# Re: OT hypercube (was: Con-other)

From: | Mark J. Reed <markjreed@...> |

Date: | Sunday, June 1, 2008, 15:30 |

I think it was clear that by "rotation" I meant what you called 1
degree of freedom. At least in 3-space, and so I assume higher spaces
as well, multiple-freedom rotations can be described as an ordered
composite of single-freedom rotations...
On 6/1/08, Lars Mathiesen <thorinn@...> wrote:
> 2008/5/31 Mark J. Reed <markjreed@...>:
>> My sophomore year in college I had a roommate (another computer geek)
>> who had written a basic program to display a projection of an
>> N-dimensional cube for N up to 7 (the limit came from the BASIC
>> language's limit on array subscripts). You could turn perspective on
>> or off, and rotate the figure arbitrarily in its space before the
>> projection (hypercubes rotate around planes, instead of lines, and
>> there are six such planar "axes").
>
> Define rotate... if you rotate a 3-cube around a line, you have one
> degree of freedom (strictly: The Lie group of isometric maps from the
> embedding 3-space to itself that map the line to itself and restrict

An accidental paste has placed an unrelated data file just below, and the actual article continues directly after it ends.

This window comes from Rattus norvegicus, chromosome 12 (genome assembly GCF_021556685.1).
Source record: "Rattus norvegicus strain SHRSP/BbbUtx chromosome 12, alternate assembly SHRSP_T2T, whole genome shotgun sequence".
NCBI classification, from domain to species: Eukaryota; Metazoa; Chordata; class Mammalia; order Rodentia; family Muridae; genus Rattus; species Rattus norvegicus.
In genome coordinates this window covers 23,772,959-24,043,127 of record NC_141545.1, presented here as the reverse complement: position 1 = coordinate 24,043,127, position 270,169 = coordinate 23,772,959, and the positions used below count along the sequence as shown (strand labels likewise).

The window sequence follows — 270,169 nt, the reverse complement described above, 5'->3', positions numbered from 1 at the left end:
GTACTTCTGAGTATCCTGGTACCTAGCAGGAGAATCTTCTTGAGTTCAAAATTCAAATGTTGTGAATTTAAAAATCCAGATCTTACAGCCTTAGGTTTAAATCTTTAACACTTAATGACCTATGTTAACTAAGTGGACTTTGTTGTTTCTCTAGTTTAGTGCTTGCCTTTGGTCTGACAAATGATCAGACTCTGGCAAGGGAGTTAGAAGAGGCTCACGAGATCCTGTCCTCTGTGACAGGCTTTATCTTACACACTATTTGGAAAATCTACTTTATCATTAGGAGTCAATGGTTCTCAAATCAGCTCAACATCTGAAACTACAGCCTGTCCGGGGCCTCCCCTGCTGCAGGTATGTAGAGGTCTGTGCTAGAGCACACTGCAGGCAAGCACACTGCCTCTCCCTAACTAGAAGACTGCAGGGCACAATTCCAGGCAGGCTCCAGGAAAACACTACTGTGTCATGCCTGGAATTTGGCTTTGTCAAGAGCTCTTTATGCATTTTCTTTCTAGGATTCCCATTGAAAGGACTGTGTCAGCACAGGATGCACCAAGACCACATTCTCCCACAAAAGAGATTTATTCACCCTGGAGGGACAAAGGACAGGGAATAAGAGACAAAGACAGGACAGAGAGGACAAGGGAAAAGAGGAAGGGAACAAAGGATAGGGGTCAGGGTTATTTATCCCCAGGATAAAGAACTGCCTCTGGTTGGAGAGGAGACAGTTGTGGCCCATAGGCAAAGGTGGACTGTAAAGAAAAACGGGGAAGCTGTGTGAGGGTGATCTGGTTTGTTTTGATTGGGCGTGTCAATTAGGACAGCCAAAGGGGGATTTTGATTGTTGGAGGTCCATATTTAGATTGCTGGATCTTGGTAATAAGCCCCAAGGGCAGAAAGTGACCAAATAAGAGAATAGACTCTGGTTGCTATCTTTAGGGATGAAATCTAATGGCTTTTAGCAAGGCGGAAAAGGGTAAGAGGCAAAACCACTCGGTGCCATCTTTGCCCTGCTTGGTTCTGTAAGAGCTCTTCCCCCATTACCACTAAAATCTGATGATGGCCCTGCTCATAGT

> to the identity map on the line, is 1-dimensional). You can also
> rotate the 3-cube around a point, getting three degrees of freedom.
>
> Similarly, you can rotate a 4-cube around a point with six degrees of
> freedom, around a line with three, and around a plane with one. But of
> course, if you're viewing a computer animation, at any given time the
> 4-cube will in fact be rotating around a specific plane.
>
> And yes, the space of (antisymmetric) bivectors in the tangent space
> to a fourdimensional manifold does have six dimensions, and thus an
> orthonormal basis of six elements -- you could call those (a set of)
> axes of the vector space correponding to the projective(?) space of
> the planes themselves.
>
> Lars
>

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Mark J. Reed <markjreed@...>